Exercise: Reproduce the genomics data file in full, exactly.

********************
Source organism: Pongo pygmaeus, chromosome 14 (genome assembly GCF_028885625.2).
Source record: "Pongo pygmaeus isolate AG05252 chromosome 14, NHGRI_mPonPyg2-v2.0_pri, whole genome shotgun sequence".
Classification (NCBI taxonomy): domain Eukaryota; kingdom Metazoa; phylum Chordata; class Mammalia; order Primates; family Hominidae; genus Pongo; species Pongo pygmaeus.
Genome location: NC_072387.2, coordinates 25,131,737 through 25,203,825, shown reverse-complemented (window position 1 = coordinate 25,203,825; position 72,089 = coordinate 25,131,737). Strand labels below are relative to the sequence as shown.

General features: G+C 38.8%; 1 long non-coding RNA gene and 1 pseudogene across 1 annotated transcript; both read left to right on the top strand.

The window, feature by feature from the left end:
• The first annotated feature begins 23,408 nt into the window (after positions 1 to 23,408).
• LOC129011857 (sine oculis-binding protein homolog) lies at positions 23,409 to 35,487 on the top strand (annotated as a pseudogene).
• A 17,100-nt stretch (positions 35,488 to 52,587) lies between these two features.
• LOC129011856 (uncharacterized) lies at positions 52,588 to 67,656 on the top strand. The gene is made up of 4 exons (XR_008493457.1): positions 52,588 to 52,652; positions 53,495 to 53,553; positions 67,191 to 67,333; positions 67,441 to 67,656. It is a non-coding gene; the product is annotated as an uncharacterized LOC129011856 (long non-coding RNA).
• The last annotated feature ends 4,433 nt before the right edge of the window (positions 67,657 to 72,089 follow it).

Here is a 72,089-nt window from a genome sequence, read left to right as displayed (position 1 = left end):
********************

Source organism: Pongo pygmaeus, chromosome 14 (genome assembly GCF_028885625.2).
Source record: "Pongo pygmaeus isolate AG05252 chromosome 14, NHGRI_mPonPyg2-v2.0_pri, whole genome shotgun sequence".
Classification (NCBI taxonomy): domain Eukaryota; kingdom Metazoa; phylum Chordata; class Mammalia; order Primates; family Hominidae; genus Pongo; species Pongo pygmaeus.
Genome location: NC_072387.2, coordinates 25,131,737 through 25,203,825, shown reverse-complemented (window position 1 = coordinate 25,203,825; position 72,089 = coordinate 25,131,737). Strand labels below are relative to the sequence as shown.

General features: G+C 38.8%; 1 long non-coding RNA gene and 1 pseudogene across 1 annotated transcript; both read left to right on the top strand.

The window, feature by feature from the left end:
• The first annotated feature begins 23,408 nt into the window (after positions 1 to 23,408).
• LOC129011857 (sine oculis-binding protein homolog) lies at positions 23,409 to 35,487 on the top strand (annotated as a pseudogene).
• A 17,100-nt stretch (positions 35,488 to 52,587) lies between these two features.
• LOC129011856 (uncharacterized) lies at positions 52,588 to 67,656 on the top strand. The gene is made up of 4 exons (XR_008493457.1): positions 52,588 to 52,652; positions 53,495 to 53,553; positions 67,191 to 67,333; positions 67,441 to 67,656. It is a non-coding gene; the product is annotated as an uncharacterized LOC129011856 (long non-coding RNA).
• The last annotated feature ends 4,433 nt before the right edge of the window (positions 67,657 to 72,089 follow it).

Here is a 72,089-nt window from a genome sequence, read left to right as displayed (position 1 = left end):